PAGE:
Aristotle on Three Parts of the Polity
In our polarized, nominally democratic, political processes, there are a number of things that often get lost. In my view, Aristotle sets his finger right on one of these, in a distinction he makes at a number of places in his works, most explicitly in the Politics. One can analyze contemporary politics in terms of an ongoing, argumentative clash between the interests of those who possess wealth, on the one side, and the many, who tend to be poor but also free, on the other. This certainly does capture part of the political dynamic.
Aristotle even goes so far as to say that the wealthy, powerful, and few have some legitimacy to their claims and arguments they make. And likewise, he says, so do the many, the free, those who are not wealthy. And, yet more importantly, as they press their own positions, they inevitably go further than they ought to, mistaking what highly qualified justice their side possesses for justice itself, and thereby engaging in some measure injustice, if their side wins. What's left out of the picture is what both of those sides also try to claim for themselves - virtue, that is moral goodness, excellence of character. Virtue itself puts forth claims, and they don't coincide with those of either set of interests, any party that claims to represent them. And without the virtuous - who would feel almost equally ill at ease in either of our major political parties here in the United States - the political community ends up becoming impoverished in important ways.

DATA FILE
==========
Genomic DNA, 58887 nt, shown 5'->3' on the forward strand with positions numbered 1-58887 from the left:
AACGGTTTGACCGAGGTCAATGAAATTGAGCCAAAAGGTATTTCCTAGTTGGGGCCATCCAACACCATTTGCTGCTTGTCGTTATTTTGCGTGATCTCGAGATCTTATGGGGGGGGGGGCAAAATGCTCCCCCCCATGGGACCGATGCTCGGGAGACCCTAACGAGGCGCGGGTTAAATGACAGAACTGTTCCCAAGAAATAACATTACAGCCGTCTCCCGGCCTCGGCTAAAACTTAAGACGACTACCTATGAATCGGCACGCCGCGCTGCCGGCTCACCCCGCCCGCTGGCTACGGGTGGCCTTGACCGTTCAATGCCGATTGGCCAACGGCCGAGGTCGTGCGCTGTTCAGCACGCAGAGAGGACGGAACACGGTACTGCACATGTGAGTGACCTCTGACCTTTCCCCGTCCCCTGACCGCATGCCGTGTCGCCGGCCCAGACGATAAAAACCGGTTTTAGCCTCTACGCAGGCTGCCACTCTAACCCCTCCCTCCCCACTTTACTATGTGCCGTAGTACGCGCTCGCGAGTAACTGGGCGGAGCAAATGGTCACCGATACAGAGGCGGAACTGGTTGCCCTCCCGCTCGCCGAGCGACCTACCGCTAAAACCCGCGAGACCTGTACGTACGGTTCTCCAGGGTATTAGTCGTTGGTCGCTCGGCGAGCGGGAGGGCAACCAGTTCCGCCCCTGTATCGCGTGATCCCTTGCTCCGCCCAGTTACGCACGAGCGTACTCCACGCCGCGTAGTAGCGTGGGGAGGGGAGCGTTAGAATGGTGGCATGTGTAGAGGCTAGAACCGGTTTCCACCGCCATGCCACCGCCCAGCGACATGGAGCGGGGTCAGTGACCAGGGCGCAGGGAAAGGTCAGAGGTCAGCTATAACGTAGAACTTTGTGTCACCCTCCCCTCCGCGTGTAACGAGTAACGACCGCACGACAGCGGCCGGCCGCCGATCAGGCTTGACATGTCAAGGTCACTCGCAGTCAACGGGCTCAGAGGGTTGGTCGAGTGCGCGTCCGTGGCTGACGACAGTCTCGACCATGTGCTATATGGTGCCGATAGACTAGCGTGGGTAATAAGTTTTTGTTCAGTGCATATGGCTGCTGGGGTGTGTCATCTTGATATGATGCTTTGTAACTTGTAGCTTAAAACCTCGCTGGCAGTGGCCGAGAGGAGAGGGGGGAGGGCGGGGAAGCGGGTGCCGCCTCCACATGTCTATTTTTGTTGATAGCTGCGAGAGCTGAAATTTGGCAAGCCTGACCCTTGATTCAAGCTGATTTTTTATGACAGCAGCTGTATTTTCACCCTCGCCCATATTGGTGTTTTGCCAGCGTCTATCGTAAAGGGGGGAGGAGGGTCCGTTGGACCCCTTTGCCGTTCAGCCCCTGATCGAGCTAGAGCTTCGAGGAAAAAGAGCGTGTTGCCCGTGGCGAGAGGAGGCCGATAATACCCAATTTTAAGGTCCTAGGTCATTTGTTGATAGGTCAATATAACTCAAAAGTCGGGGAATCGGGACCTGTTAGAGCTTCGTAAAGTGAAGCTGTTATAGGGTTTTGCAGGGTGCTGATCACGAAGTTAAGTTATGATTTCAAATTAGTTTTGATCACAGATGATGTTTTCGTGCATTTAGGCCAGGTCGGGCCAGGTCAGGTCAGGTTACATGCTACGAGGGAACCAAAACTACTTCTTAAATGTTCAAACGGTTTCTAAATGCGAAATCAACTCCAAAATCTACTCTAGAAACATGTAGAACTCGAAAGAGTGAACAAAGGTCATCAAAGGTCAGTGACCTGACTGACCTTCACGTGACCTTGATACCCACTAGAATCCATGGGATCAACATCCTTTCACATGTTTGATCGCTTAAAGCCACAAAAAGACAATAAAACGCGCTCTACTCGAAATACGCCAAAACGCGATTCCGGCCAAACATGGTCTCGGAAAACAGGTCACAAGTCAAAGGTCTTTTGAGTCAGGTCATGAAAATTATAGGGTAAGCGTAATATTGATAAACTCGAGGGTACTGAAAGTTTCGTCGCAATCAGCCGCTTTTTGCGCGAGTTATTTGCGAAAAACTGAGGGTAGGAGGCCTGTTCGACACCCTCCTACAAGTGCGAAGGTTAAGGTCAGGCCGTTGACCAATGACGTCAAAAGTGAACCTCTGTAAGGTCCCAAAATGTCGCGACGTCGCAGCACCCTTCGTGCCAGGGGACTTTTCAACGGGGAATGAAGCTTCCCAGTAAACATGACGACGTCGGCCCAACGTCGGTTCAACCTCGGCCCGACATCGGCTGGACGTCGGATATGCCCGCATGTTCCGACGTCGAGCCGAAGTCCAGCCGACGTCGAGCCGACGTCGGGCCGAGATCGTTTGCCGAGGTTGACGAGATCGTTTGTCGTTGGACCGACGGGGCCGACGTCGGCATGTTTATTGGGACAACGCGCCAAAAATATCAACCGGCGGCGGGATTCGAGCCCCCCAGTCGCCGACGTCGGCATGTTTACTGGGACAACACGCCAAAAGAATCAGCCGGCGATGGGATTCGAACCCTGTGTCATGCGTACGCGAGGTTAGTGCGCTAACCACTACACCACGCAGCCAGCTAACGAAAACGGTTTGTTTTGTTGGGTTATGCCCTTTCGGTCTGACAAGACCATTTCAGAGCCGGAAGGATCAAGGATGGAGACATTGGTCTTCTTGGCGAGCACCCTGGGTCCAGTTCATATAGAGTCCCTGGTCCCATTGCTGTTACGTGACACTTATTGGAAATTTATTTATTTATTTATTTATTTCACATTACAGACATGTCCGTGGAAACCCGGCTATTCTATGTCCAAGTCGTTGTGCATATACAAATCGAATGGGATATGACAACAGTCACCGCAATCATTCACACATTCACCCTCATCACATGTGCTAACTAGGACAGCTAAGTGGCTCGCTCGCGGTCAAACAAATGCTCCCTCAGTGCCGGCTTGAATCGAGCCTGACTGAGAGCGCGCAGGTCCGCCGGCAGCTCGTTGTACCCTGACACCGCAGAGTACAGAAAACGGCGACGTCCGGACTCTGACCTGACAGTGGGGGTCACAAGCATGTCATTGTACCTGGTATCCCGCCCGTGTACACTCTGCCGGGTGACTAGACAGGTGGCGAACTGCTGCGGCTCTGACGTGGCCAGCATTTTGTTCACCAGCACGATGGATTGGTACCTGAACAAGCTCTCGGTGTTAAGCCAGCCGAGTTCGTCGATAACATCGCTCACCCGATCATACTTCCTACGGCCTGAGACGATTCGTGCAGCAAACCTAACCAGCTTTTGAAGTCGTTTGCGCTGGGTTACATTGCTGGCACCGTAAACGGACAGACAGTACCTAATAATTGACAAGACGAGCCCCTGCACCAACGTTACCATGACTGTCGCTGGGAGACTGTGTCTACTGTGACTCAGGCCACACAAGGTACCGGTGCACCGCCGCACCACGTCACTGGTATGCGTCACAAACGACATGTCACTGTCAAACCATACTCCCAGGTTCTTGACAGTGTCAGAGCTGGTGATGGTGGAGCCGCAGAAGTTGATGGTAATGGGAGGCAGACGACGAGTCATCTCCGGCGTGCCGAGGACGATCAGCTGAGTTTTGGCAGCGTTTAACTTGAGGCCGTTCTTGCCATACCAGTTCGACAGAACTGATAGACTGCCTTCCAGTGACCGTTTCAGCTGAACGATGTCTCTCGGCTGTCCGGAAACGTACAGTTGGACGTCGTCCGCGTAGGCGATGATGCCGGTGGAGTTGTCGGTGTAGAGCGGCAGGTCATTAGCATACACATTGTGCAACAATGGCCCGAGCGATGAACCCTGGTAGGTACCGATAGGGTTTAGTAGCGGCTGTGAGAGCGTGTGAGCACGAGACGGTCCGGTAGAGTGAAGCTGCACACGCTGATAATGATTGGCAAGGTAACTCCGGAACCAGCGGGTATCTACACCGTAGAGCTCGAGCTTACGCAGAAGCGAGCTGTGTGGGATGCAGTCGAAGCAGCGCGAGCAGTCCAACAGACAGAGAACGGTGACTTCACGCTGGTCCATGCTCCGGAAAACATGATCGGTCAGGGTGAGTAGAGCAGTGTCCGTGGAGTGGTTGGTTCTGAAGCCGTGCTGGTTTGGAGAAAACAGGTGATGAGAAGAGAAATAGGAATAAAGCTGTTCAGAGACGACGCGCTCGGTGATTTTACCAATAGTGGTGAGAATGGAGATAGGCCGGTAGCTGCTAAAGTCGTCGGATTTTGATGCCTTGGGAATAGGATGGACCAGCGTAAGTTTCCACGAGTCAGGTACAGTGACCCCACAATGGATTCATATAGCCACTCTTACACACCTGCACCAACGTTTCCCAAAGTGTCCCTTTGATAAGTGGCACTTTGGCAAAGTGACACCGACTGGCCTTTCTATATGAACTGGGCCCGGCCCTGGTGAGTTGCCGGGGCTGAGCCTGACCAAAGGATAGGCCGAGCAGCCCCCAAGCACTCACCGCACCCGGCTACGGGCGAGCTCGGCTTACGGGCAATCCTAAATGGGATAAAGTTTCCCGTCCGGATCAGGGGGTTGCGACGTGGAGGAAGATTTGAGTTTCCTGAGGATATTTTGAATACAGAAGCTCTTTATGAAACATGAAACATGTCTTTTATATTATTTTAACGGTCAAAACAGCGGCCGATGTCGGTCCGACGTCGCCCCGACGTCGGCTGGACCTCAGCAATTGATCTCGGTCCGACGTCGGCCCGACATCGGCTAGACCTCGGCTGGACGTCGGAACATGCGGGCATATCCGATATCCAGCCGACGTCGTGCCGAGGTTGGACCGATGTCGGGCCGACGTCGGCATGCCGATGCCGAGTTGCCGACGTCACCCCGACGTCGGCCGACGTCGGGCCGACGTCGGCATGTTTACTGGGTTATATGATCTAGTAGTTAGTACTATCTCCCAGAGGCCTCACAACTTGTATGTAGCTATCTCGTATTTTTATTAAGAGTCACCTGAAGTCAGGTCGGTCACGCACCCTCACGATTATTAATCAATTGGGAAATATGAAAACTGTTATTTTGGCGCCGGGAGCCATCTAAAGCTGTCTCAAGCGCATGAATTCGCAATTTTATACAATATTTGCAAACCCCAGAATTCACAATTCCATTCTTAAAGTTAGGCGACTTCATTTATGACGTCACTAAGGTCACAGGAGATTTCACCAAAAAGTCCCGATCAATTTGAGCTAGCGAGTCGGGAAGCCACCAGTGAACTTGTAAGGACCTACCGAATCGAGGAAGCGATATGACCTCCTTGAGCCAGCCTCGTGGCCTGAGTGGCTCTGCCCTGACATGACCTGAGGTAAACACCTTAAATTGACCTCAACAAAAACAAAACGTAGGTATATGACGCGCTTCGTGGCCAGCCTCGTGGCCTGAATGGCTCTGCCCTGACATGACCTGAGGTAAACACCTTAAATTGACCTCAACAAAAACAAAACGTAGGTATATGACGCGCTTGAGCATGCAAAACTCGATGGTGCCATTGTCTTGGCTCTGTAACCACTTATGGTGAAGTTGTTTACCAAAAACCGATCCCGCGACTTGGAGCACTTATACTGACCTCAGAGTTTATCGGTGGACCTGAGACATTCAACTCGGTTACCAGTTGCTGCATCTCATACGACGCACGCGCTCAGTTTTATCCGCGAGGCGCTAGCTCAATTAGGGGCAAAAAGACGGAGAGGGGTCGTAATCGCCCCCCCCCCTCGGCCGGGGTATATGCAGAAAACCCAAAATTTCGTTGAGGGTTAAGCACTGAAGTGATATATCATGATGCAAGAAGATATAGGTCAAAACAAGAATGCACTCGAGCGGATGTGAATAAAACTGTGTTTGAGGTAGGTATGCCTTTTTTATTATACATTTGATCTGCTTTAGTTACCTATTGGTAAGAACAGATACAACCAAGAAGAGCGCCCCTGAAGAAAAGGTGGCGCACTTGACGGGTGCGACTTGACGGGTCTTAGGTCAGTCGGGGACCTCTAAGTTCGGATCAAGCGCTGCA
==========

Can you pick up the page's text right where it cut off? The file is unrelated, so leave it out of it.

There's much more to be written about this topic, as I'll do once our election is over, the votes are counted, and we move on as a divided nation to our next particular set of political battles. . . .